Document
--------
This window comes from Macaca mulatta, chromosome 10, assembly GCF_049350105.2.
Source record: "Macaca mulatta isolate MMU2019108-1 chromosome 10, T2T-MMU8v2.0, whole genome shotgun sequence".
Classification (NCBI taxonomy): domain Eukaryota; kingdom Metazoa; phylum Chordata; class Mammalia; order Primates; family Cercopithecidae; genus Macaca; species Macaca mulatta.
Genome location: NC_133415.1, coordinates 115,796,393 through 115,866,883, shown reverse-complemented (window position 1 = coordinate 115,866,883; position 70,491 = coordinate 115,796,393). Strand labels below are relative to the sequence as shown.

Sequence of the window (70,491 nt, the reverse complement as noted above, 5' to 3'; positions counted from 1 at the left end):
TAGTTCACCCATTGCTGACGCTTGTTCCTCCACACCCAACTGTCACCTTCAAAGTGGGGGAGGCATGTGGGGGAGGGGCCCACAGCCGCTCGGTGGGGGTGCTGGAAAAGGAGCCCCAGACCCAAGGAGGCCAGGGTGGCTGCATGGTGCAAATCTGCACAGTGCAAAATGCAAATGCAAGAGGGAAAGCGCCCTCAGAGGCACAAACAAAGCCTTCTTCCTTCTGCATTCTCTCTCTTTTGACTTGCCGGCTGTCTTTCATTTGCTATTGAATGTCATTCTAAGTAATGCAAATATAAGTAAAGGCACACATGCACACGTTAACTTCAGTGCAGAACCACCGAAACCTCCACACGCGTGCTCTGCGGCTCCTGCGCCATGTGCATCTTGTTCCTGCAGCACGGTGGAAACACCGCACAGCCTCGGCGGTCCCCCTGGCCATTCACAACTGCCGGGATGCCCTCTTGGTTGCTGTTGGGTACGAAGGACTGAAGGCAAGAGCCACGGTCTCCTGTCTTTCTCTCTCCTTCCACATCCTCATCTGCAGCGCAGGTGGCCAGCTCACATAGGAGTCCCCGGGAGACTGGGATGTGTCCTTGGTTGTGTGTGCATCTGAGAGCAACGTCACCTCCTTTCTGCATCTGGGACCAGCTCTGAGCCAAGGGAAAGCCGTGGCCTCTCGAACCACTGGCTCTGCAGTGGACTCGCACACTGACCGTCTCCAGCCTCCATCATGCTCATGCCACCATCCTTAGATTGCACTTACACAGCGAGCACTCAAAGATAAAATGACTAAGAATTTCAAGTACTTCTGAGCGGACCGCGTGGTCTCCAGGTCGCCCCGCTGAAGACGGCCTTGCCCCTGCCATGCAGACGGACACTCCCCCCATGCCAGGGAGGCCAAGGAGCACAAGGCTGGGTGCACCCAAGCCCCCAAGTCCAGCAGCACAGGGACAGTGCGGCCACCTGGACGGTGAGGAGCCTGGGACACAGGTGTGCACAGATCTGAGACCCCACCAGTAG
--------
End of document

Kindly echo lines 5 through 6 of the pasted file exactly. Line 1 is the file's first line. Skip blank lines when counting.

Sequence of the window (70,491 nt, the reverse complement as noted above, 5' to 3'; positions counted from 1 at the left end):
TAGTTCACCCATTGCTGACGCTTGTTCCTCCACACCCAACTGTCACCTTCAAAGTGGGGGAGGCATGTGGGGGAGGGGCCCACAGCCGCTCGGTGGGGGTGCTGGAAAAGGAGCCCCAGACCCAAGGAGGCCAGGGTGGCTGCATGGTGCAAATCTGCACAGTGCAAAATGCAAATGCAAGAGGGAAAGCGCCCTCAGAGGCACAAACAAAGCCTTCTTCCTTCTGCATTCTCTCTCTTTTGACTTGCCGGCTGTCTTTCATTTGCTATTGAATGTCATTCTAAGTAATGCAAATATAAGTAAAGGCACACATGCACACGTTAACTTCAGTGCAGAACCACCGAAACCTCCACACGCGTGCTCTGCGGCTCCTGCGCCATGTGCATCTTGTTCCTGCAGCACGGTGGAAACACCGCACAGCCTCGGCGGTCCCCCTGGCCATTCACAACTGCCGGGATGCCCTCTTGGTTGCTGTTGGGTACGAAGGACTGAAGGCAAGAGCCACGGTCTCCTGTCTTTCTCTCTCCTTCCACATCCTCATCTGCAGCGCAGGTGGCCAGCTCACATAGGAGTCCCCGGGAGACTGGGATGTGTCCTTGGTTGTGTGTGCATCTGAGAGCAACGTCACCTCCTTTCTGCATCTGGGACCAGCTCTGAGCCAAGGGAAAGCCGTGGCCTCTCGAACCACTGGCTCTGCAGTGGACTCGCACACTGACCGTCTCCAGCCTCCATCATGCTCATGCCACCATCCTTAGATTGCACTTACACAGCGAGCACTCAAAGATAAAATGACTAAGAATTTCAAGTACTTCTGAGCGGACCGCGTGGTCTCCAGGTCGCCCCGCTGAAGACGGCCTTGCCCCTGCCATGCAGACGGACACTCCCCCCATGCCAGGGAGGCCAAGGAGCACAAGGCTGGGTGCACCCAAGCCCCCAAGTCCAGCAGCACAGGGACAGTGCGGCCACCTGGACGGTGAGGAGCCTGGGACACAGGTGTGCACAGATCTGAGACCCCACCAGTAG